Yet, intermittent fasting probably happened frequently among our Homo sapiens ancestors, for the same reason that it happens among hunter-gatherers and active children today. My guess is that, by and large, our ancestors were simply not too worried about food. They ate it because they were hungry, probably at regular times – as most hunter-gatherers do. They skipped meals from time to time.

They certainly did not eat to increase their metabolism, raise their thyroid hormone levels, or have a balanced macronutrient intake.

There were no doubt special occasions when people gathered for a meal as a social activity, but probably the focus was on the social activity, and secondarily on the food.

Of course, they did not have doughnuts around, or foods engineered to make people addicted to them. That probably made things a little easier.

Successful body fat loss through intermittent fasting requires a change in mindset.


Boaz, N.T., & Almquist, A.J. (2001). Biological anthropology: A synthetic approach to human evolution. Upper Saddle River, NJ: Prentice Hall.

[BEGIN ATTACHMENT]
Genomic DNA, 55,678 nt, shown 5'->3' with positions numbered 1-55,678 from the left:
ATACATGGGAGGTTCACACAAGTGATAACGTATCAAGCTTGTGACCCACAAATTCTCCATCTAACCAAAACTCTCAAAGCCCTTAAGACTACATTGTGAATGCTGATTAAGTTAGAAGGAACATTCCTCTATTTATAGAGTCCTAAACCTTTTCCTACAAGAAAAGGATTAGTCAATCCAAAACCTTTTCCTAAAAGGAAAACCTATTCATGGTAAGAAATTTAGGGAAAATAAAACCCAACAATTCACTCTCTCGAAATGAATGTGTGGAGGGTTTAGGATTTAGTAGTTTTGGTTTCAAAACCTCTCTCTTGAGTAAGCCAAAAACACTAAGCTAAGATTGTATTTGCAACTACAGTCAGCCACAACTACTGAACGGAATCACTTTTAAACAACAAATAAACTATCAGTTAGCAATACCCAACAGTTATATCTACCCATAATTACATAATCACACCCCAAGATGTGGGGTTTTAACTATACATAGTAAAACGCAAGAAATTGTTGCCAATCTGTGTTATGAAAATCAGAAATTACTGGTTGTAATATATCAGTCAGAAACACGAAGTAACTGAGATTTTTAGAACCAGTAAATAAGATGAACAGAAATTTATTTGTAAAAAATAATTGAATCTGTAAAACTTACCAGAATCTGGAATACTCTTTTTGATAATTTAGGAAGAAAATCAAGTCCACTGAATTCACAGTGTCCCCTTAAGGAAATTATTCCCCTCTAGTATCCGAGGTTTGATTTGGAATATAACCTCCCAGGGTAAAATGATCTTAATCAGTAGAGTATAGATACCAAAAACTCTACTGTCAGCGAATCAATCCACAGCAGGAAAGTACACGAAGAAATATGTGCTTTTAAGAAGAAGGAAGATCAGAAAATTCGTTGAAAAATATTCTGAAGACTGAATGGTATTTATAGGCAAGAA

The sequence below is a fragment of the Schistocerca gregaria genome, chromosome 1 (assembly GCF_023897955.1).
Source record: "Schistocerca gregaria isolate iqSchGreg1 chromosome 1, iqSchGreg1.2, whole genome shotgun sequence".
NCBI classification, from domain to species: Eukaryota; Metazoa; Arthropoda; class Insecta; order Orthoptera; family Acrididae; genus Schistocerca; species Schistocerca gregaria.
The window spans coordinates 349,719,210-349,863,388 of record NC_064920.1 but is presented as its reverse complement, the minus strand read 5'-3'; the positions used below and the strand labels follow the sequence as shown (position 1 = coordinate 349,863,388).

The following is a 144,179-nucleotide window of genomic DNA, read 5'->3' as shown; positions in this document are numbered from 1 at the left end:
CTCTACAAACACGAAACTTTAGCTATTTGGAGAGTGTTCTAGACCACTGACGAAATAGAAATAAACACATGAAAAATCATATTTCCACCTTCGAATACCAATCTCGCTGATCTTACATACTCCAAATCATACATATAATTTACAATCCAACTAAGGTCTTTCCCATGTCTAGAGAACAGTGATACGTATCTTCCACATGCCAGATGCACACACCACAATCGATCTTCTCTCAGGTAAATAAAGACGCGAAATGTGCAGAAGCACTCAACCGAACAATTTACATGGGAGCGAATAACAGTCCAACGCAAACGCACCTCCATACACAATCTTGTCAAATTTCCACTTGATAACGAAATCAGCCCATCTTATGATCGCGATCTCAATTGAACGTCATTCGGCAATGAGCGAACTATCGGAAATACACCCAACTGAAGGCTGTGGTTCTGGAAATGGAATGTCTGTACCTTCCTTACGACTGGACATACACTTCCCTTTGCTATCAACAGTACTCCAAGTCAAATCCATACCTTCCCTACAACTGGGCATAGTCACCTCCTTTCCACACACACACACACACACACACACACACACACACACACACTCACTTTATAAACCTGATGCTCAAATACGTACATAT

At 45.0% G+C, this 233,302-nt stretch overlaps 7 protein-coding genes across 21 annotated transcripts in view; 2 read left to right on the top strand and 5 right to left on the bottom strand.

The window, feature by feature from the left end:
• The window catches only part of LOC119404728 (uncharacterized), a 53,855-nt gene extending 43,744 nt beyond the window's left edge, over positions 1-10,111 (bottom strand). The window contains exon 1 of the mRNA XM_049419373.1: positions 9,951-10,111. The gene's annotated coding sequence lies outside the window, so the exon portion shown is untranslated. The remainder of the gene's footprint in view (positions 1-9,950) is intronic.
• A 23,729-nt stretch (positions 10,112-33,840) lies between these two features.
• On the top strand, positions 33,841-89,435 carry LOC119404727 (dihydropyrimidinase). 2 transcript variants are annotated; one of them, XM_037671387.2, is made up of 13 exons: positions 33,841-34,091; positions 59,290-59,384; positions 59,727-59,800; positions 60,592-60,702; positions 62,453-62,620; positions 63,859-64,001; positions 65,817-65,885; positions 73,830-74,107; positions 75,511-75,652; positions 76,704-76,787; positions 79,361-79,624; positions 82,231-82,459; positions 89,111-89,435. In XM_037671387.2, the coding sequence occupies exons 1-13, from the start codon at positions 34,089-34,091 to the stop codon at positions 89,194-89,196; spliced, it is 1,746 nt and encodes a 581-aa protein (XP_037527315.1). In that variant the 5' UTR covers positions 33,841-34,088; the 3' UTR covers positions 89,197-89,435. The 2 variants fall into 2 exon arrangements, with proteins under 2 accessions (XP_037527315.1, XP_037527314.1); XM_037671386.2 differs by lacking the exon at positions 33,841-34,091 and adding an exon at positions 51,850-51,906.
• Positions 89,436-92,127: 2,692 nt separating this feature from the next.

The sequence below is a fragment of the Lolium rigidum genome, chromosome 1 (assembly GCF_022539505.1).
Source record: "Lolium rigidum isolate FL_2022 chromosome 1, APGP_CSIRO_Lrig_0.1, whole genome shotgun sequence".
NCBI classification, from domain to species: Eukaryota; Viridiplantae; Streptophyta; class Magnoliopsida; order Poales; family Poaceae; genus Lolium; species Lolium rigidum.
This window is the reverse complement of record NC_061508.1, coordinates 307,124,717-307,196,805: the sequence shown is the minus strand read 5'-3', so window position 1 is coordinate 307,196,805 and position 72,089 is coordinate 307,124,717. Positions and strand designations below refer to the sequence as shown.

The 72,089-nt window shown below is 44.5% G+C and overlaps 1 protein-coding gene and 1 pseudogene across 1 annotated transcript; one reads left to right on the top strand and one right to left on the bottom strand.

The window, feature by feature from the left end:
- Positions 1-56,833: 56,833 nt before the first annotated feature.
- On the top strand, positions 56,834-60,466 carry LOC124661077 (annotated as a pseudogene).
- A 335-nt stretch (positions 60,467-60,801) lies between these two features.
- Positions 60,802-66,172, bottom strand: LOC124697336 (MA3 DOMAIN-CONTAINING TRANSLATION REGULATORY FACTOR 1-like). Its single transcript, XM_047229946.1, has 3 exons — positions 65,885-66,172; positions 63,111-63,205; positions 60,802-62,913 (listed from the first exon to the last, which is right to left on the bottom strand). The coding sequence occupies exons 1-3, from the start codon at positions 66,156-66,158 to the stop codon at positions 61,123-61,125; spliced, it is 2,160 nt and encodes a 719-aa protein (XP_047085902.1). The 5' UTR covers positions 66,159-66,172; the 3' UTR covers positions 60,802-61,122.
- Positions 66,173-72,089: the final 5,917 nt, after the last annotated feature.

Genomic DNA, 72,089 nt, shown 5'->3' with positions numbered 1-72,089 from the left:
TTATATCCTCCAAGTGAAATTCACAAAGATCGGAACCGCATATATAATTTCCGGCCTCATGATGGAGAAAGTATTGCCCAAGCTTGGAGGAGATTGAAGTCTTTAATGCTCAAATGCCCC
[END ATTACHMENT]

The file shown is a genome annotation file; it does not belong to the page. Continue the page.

Chagnon, N.A. (1977). Yanomamo: The fierce people. New York, NY: Holt, Rinehart and Winston.

Price, W.A. (2008). Nutrition and physical degeneration. La Mesa, CA: Price-Pottenger Nutrition Foundation.

Friday, May 14, 2010


Atherosclerosis refers to accumulation of a thick sludge in patches that merge to form large plaques, called atheromas, in artery walls. The plaque is made up of cholesterol and other fats, macrophages, cell "junk", calcium, and tissues.

LDL cholesterol is associated with atherogenesis because as it becomes oxidized it can induce endothelial cells to attract blood-borne monycytes, transforming them into macrophages and trapping them in endothelial spaces (1).

The macrophages then engorge themselves with cholesterol and fat creating "foam cells. Then, once engorged, they release inflammatory cytokines that only lead to even more macrophages creating more foam cells (1).

Along with damaged smooth muscle cells, the foam cells then form the sludge plaque, or fatty streak, that narrows lumen as it grows larger causing blood flow to to become restricted (1).